The past year of how GBP/USD has traded could be characterised thus:
* Sell it on Brexit vote
* Sell it on Theresa May “Hard Brexit” conference speech
* Buy it on govt having to consult parliament on Article 50 trigger after losing court case
* Buy it on rebellious House of Lords
This could be called Stage 1 of the grief that a “Remainer-mindset” market felt after the UK apparently took leave of its senses by voting to Leave.
Then Trump turned up, Article 50 was triggered, and The People had to be heard. As they had said they wanted to Leave, well then, the market had to accept it. GBP/USD then turned into this:
* Don’t sell GBP as the economic data looks good, but wait to sell rallies instead, as the data will eventually turn
* Buy GBP for long-term hedges around 1.20-1.25 as it’s good value
Which led to a fairly narrow GBP/USD range. Until…. Theresa May calls an election! Given the massive lead for the Tories in the polls in the months prior to that decision, and the self-immolation of the Labour party, this could only mean one thing…. She would win, win big, and reduce the risk of a disorderly exit as her hand would be strengthened in negotiations. All that faffing with the court case wouldn’t happen again. The country would be set on its Brexit path. We entered a new phase:
* Buy GBP as Brexit is now going to happen in a “strong and stable” fashion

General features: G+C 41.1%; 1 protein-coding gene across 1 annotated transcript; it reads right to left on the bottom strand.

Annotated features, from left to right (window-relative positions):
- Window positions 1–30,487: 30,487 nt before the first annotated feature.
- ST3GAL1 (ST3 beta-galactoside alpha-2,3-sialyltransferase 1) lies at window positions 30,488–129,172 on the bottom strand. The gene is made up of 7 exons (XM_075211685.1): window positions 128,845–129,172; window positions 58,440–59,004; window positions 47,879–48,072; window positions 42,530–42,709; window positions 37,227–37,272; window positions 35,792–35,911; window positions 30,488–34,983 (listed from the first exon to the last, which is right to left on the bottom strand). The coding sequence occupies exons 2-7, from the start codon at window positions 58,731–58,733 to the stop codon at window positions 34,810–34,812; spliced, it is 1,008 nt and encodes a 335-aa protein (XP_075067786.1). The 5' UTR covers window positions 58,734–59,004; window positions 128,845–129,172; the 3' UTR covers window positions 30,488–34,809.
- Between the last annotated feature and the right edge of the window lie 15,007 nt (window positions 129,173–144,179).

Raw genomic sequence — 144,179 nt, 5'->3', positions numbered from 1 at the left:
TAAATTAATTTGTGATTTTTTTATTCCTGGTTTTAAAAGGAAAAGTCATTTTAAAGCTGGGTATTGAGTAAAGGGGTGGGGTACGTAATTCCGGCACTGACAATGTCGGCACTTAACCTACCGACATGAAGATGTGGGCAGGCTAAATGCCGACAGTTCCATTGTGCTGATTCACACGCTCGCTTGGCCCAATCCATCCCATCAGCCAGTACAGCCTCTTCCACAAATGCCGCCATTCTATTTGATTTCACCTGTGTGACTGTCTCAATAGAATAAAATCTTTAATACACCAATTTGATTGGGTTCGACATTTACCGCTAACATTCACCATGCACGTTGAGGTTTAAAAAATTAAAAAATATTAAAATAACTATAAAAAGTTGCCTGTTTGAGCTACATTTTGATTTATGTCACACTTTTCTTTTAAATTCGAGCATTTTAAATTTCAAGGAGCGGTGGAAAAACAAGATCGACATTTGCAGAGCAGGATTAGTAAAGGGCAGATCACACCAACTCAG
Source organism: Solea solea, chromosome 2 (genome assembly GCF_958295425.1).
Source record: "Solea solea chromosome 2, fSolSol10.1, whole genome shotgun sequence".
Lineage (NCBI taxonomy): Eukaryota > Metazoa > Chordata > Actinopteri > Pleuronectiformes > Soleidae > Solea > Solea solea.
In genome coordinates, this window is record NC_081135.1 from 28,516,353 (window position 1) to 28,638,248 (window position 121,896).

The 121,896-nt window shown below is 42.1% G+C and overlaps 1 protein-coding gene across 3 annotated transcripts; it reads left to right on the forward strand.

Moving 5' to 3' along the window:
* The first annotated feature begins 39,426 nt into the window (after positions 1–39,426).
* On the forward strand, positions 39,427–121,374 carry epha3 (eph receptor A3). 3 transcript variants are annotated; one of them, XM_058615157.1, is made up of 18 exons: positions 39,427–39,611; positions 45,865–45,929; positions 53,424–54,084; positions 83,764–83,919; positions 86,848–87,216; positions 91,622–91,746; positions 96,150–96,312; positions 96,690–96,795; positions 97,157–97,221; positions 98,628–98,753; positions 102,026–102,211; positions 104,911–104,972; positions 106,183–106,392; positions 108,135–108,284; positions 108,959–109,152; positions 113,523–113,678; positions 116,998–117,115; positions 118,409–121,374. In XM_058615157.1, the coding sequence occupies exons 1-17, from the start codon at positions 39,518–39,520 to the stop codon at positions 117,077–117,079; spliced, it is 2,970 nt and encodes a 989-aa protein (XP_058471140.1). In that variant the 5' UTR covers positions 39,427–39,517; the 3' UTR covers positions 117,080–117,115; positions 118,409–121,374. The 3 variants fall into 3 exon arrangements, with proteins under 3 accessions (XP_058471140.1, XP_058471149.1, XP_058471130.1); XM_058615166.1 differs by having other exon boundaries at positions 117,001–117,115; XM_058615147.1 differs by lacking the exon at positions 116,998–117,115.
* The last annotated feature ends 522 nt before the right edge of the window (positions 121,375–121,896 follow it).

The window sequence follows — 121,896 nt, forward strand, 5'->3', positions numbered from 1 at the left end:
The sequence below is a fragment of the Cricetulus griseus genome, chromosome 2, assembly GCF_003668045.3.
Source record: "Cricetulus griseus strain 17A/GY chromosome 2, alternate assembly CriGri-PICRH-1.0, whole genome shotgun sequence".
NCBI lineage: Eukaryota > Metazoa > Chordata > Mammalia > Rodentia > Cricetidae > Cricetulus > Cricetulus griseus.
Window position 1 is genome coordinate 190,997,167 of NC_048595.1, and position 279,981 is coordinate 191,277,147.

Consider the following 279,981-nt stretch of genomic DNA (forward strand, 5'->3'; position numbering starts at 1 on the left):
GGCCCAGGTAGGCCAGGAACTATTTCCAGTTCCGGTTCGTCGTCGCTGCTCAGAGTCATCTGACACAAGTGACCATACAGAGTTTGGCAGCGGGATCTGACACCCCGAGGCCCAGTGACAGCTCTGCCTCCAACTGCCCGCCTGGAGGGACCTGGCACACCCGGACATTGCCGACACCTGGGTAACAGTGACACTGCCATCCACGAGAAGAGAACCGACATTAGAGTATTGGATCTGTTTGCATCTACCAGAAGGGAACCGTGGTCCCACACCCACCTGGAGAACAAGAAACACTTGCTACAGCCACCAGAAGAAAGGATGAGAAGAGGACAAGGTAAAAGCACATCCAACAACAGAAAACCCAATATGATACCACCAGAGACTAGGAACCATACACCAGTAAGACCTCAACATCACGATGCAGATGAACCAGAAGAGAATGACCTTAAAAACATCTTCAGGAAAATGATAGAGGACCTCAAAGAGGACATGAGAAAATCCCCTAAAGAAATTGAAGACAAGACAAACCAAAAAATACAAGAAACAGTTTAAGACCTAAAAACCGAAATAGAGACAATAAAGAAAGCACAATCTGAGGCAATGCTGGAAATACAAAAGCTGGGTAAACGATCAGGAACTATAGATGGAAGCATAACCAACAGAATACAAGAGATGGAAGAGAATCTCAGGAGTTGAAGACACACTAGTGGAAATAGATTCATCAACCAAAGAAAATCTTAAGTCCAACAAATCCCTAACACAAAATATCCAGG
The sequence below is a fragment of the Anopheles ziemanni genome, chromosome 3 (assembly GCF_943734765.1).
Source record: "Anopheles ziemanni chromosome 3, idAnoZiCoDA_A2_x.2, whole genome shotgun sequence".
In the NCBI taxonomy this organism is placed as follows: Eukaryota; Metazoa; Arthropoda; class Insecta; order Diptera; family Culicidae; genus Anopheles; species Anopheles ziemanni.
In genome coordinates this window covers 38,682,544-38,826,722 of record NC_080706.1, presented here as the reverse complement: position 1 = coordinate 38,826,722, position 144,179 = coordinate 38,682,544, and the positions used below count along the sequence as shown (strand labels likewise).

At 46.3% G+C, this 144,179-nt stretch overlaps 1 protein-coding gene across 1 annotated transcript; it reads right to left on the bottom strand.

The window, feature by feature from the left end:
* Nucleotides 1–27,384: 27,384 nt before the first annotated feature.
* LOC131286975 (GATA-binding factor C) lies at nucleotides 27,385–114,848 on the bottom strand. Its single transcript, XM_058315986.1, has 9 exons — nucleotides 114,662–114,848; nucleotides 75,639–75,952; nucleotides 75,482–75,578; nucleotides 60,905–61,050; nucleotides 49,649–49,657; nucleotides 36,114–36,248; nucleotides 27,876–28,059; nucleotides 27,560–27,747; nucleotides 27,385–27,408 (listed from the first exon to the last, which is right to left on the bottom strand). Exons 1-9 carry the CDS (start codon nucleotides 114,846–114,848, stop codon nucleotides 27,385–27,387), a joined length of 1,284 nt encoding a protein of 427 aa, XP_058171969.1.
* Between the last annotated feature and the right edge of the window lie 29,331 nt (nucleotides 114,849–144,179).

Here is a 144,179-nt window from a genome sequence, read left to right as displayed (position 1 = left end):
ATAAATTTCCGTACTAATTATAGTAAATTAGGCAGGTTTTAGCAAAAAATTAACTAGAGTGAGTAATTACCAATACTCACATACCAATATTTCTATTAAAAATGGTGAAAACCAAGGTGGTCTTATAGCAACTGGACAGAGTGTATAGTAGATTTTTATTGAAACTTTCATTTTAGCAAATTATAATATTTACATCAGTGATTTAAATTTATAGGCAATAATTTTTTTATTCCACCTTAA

* Sell GBP if Conservative poll lead wobbles
This is somewhat ironic. Those opposing Theresa May have argued either for a 2nd referendum (the Lib Dems) or less hardline Brexit stance (Labour). Back in Stage 1, the thought of Brexit itself took GBP lower; anyone preventing it took GBP higher. That has now reversed. This is because the market has reconciled itself to Brexit actually happening. The first stage of grief, Denial, has passed.
This means that the default impulse to be short GBP has passed. Indeed, some degree of certainty from Theresa May’s increased mandate, along with the improving economic data, suggests the natural inclination might be for a slightly long position. Or at least a neutral one. Certainly volatility in GBP/USD has been falling:
This opens the way for the Second Stage of Grief: Anger. Once we proceed to June 19th, when the negotiations truly begin, we will see a lot of heat and light from politicians on both sides. Theresa May could go into negotiations with a stronger hand; but David Davis seems to want to use that hand for an early knockout punch, threatening to walk out if the EU27 don’t play ball. The EU27 have been remarkably unified thus far, likely united by the dawning realisation that the UK’s money is coming out of the pot. No-one wants money to walk away without a fight. Hence their obsession with a large headline figure for the divorce bill. Who cares about who gets the cat when you realise you’re not getting the same income?
If the market thought the UK have been irrational, let’s see how they feel about the EU27’s position. If the market still has the mindset of the UK being the guilty party, then EU27 intransigence may be considered more rational than the UK’s.
The point of all of these musings is that the moves in GBP are strongly sentiment driven. It can be no other way, as we are about to enter a period of non-linear political risk. If investors felt that the risks for GBP died with the announcement of the election, they are about to receive a significant shock.